I have high self-esteem, I don't need self-compassion...or do I?
Self esteem and self compassion are not the same thing. There was a movement in the 90s to help build self esteem in school aged children. This is when coaches started giving every child on the sports team a participation trophy. This is when grading scales were adjusted in the classroom. The idea was if we make children feel more successful, they will have less depression and anxiety.
Fast forward 20 plus years and we have an increase in narcissism. We are seeing the highest use of anti depressants and pain killers in history. Hospitals are reporting increasing numbers of substance overdose. And, we have an epidemic of suicide at all ages.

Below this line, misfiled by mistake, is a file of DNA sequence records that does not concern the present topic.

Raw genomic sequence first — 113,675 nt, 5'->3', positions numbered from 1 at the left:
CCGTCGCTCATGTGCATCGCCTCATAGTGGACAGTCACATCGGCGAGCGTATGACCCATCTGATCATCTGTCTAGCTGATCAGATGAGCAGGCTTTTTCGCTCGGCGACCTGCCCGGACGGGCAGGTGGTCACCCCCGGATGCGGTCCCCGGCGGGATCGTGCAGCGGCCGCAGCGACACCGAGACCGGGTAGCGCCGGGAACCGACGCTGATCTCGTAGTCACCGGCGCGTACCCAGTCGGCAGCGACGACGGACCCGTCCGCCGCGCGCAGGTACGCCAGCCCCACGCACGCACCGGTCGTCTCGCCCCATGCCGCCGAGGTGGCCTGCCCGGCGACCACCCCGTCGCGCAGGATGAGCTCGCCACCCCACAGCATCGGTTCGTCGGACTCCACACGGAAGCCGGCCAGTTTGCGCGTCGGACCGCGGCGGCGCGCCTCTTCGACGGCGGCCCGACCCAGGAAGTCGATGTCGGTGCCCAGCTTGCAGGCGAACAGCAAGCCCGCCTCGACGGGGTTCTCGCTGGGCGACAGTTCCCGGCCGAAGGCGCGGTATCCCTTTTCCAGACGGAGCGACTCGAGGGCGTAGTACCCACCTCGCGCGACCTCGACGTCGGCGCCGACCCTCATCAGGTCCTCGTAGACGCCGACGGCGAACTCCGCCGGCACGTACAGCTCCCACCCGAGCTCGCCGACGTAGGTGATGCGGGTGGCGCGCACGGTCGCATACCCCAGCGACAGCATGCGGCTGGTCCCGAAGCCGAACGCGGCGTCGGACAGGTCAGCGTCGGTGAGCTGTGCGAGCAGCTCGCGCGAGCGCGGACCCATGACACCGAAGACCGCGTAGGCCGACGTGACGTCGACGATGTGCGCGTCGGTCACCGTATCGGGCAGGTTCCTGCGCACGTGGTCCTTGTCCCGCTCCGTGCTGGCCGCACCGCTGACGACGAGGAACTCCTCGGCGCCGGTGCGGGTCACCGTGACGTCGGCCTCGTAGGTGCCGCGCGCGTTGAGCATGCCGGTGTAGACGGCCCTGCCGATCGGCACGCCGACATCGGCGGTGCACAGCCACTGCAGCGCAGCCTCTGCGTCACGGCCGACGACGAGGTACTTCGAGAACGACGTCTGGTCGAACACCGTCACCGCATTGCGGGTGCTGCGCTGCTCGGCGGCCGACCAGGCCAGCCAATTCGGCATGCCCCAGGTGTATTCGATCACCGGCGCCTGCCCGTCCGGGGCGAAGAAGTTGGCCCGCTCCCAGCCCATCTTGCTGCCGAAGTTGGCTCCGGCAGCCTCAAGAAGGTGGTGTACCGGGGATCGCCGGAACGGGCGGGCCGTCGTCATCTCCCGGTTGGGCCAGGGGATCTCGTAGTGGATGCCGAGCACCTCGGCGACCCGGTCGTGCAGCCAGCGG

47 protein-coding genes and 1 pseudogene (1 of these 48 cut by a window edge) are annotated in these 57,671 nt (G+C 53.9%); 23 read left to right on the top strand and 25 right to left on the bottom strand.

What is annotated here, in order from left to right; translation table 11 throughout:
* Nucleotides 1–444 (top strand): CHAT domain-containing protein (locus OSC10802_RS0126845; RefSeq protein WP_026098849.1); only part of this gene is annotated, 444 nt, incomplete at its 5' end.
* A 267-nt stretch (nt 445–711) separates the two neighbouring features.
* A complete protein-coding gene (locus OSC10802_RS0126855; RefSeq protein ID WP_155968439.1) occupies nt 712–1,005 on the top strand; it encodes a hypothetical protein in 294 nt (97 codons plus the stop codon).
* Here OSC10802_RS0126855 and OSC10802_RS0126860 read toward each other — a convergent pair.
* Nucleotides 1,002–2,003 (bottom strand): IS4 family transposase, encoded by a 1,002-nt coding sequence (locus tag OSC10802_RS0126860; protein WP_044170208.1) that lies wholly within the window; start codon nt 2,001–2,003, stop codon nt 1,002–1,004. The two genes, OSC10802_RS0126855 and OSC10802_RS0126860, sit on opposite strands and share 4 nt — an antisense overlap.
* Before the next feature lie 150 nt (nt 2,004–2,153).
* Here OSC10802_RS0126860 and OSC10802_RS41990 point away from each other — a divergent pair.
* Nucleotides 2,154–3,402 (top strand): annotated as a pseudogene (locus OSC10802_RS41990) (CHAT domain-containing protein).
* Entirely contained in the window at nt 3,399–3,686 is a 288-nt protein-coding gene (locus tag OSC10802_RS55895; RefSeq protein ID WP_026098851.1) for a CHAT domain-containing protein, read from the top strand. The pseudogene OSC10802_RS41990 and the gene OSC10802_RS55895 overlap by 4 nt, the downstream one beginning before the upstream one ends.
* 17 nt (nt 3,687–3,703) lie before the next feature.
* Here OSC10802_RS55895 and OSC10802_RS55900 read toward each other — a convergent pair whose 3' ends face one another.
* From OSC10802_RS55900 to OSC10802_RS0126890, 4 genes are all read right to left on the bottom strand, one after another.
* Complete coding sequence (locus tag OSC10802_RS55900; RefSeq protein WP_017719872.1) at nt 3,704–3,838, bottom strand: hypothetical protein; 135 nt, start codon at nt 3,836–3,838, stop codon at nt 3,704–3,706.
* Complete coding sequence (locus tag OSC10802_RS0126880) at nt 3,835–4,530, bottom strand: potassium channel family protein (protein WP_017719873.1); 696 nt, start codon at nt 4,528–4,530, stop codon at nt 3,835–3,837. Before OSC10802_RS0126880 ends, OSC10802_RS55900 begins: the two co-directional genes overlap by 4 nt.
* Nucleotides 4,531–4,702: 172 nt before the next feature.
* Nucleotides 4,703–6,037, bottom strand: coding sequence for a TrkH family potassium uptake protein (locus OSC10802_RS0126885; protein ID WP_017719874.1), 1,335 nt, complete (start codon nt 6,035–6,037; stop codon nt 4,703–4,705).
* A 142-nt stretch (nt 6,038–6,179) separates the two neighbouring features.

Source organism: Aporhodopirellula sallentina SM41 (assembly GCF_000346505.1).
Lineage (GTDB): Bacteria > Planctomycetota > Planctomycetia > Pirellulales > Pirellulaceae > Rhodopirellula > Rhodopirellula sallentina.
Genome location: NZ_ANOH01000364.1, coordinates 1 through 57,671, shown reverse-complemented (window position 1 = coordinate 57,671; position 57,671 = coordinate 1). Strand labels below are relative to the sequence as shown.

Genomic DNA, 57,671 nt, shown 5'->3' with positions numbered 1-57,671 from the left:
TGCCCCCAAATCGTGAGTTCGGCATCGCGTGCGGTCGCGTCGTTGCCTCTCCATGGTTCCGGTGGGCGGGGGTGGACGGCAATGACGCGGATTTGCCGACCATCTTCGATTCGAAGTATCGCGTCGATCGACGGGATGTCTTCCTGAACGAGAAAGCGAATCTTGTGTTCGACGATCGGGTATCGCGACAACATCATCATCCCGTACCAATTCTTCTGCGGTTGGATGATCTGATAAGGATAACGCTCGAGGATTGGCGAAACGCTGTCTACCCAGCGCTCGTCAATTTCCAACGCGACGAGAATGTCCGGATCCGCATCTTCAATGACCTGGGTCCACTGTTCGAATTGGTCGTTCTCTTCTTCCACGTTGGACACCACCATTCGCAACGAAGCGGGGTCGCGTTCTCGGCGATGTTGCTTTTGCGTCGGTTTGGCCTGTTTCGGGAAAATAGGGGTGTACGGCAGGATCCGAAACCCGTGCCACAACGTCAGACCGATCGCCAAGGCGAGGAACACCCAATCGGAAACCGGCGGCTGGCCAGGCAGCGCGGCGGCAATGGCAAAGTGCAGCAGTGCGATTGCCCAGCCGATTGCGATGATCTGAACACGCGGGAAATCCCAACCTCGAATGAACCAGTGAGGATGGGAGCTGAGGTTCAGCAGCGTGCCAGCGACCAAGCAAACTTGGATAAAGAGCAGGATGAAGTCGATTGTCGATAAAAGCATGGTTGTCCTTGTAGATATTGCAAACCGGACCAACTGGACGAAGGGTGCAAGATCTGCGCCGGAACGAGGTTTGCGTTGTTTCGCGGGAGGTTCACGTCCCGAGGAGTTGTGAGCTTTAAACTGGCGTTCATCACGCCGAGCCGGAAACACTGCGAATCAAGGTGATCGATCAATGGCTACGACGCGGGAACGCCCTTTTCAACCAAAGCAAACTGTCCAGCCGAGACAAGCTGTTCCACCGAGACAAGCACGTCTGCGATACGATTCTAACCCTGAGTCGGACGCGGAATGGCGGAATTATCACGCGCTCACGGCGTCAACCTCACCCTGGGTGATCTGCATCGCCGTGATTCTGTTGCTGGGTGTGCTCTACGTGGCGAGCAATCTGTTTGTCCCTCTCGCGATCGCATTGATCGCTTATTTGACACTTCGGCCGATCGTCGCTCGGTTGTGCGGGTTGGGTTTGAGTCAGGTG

Self-esteem is dependent on recognition from an outside source. You think I did well, you give me a trophy. You judge that I performed well, you give me an A. Your boss says you are doing well at work, you get a raise.
Self-esteem builds if someone decides I am worth recognition. We get self-esteem from someone noticing our accomplishments. We get a pat on the back and our self-esteem increases. Temporarily.
As quickly as self-esteem can get a boost, it can be deflated. On a bad day, when things don’t go well, and no one is pleased with you, your self-esteem can crash. Then, your inner critic starts raging and the downward spiral begins. Self-esteem is fragile and fickle.
However, the ability to show self-compassion never leaves you. It is a foundational sense of self worth and a sustaining practice of comforting your pain. With self-compassion, the self-talk on a bad day can sound like this: I don’t need that person’s recognition to know my value. I know my inherent worth. I see my contribution, even when that person cannot. I know I matter more than this current situation I am in.
Self-esteem depends upon external recognition. Self-compassion is internal recognition.